The Gate to Tel Aviv

Discovery , Entering , Missions , Travel Aug 11, 2016 No Comments
Gate B41

Gate B41

We approach gate 41 to Tel Aviv and the sight of yarmulkes, black flat brimmed hats and shin-length skirts grab my attention before I truly notice the gate number. I smile and quietly tell Ben, “I think this is our gate.”

Gate B41, to be exact, is a sampling of composition borrowed by a newer artist from an older, and possibly, obscure one.

Gate B41 is a rift that one may recognize from an old song embedded in a new hip song. Youthful listeners don’t know the originality of the rift.

There is very little new at this gate. There is the newness of the gate itself, equipped with technology beaming information to us faster than we can respond. I have an unobstructed view of illuminated screens from any direction I decide to turn. Passengers’ smart phones ding with constant updates. My son’s fingers fly across a tablet as he tries to outwit a game.  It is all new, yet there is that which hails from an ancient place and I don’t recognize its originality.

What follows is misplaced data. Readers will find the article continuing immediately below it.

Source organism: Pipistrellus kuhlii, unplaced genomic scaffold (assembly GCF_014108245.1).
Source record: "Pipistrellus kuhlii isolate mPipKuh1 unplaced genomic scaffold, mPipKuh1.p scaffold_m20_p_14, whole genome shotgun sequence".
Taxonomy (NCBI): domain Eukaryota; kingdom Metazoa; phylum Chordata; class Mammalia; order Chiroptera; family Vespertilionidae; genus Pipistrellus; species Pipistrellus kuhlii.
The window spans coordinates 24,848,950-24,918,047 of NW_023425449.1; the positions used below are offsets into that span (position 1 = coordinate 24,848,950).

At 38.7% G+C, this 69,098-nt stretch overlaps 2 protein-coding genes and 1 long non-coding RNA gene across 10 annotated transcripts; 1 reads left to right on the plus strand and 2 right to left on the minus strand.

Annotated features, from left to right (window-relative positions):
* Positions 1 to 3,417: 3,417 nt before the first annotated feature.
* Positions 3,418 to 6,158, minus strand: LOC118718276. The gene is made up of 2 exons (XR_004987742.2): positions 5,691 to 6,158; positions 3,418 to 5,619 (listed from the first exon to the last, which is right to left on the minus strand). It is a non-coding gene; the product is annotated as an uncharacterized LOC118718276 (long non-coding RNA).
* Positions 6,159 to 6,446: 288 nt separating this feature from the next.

How did I get here? Who chose this for me?

If I had planned this, I would have chosen something much more blatantly recognizable, something that allows me to belt out ALL the lyrics from heart.

Perhaps Central America. That’s a jam I know — Spanish language, the plight of the indigenous, and the climate. I even know the Mayan creation story of Popol Voh, men formed from mud by the gods.

But at Gate B41, I am not able to follow along so easily. There is not one word I hear that I can translate into English, here at Gate B41. A cacophony of secular, orthodox and tourists wait at Gate B41. My stomach begins to churn. I am feeling unsettled — unfamiliarity is unnerving me. I have nothing to hang on to here. I am completely empty of my own vices, my own knowledge, and my own cleverness. Aha!  Empty!

The beginning of transformation takes emptying myself first! As uncomfortable as I am with this old song played new, it is necessary for my growth.

In a familiar place I would not have to rely on much, or anyone. I would remain arrogant.

Emptiness makes room for a complete filling up of life, of empathy, of Elohim.

Hmm? Yeah, that’s a song I want to learn. I’ll struggle with the new words, look awkward moving to the new layers added to my old groove, but I’ll learn. I may even thank the artist for inviting me to listen.

I am boarding now at Gate B41 and my stomach is still queasy.


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